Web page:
We investigated the possibility of central individuals in our network using curve estimation tests. These tests revealed that the betweenness distribution and the eigenvector centrality distribution were more similar to a scale-free [61] than a random network [50]. This result demonstrates that some individuals in the networks were better and more strongly connected than the rest of the group. Previous studies of the social networks of other primate groups (see Kasper & Voelkl for a review [62]) did not show primate networks to possess scale-free properties, despite the fact that these authors focused on central individuals when searching for specific roles played in the group. However, our results are supported by the description of scale-free properties in some small social mammal networks such as bottlenose dolphins [35], killer whales [23] or Columbian ground squirrels [24]. Although James et al [63] suggested that scale-free networks could not be found in small social groups, Kanngiesser et al [26] have highlighted that both scale-free and random networks could be theoretically simulated for small sample size (N = 15). This study reveals the first evidence for the existence of scale-free networks in primate social groups and suggests that central individuals are highly connected in this species (i.e. central individuals are more connected than in a random network).

When considering betweenness values, we found two females to be central: the dominant female 12D4, and 10A1, a female member of the largest direct matriline in the group. In addition, for eigenvector centrality values, we found three central individuals: the two dominant females and the oldest male of the group. Highly-connected individuals were mostly females, which confirm Abernethy et al. 's hypothesis [2] on sex differences in mandrill's social structure: some females are more central and might have a more important social role in the group than males. This might also be due to the dispersal of males [2], [4], which prevents them from developing relationships as strong and stable as those developed by females [10], [11].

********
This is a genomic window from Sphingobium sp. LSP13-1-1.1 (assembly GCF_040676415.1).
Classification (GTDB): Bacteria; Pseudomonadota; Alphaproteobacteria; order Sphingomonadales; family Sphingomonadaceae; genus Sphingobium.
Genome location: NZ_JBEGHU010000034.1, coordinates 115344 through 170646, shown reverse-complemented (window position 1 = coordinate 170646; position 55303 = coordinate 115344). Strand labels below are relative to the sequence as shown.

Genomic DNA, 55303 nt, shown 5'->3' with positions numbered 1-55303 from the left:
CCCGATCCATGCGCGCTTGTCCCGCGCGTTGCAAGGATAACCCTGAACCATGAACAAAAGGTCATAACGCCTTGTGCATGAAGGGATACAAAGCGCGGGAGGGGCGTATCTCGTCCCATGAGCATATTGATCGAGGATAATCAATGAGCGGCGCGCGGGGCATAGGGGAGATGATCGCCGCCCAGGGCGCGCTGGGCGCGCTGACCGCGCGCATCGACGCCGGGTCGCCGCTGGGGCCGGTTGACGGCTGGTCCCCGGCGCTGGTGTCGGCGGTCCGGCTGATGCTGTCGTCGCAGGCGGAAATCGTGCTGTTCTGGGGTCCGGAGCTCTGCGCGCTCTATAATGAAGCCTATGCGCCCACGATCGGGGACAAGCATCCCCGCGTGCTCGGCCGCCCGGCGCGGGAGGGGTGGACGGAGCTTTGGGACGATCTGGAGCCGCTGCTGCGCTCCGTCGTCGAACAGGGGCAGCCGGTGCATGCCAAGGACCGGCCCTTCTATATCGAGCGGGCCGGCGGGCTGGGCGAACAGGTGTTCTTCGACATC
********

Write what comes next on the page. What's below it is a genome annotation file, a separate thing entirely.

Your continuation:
In order to evaluate the importance of these central individuals for the stability of the network, we simulated the removal of individuals with the highest betweenness and/or eigenvector centrality values (targeted attack) and random individuals (random attack), following the method previously described by Lusseau [35]. These removals simulated the disappearance or death of individuals. We found that out of four central individuals, only two females seemed to have an impact on network stability. Indeed, after the removal of 10A1, the contact network was more fragmented than after other removals. As the diameter decreased, so did the number of individuals connected in the main subgroup. Our results showed that this female seem to be responsible for group cohesion. When looking more closely at the network, we found that 10A1 was the only group member that was linked to peripheral individuals. Thus, this female appeared to cement the bonds between these peripheral individuals and the main subgroup. After the removal of the dominant female 12D4, the network diameter increased, meaning that individuals were less connected. However, contrary to results after removing the old female, group fragmentation did not increase. This female therefore seemed to play an important role in the connection between individuals in the main subgroup. In conclusion, these two highly-central females seemed to have a key role for the network stability and group cohesion as a whole. It is important to note that our results were consistent with previous studies showing that interaction networks were sensitive to the removal of central individuals in other social species (pigtail macaques [22], Columbian ground squirrels [24], and chimpanzees [26]).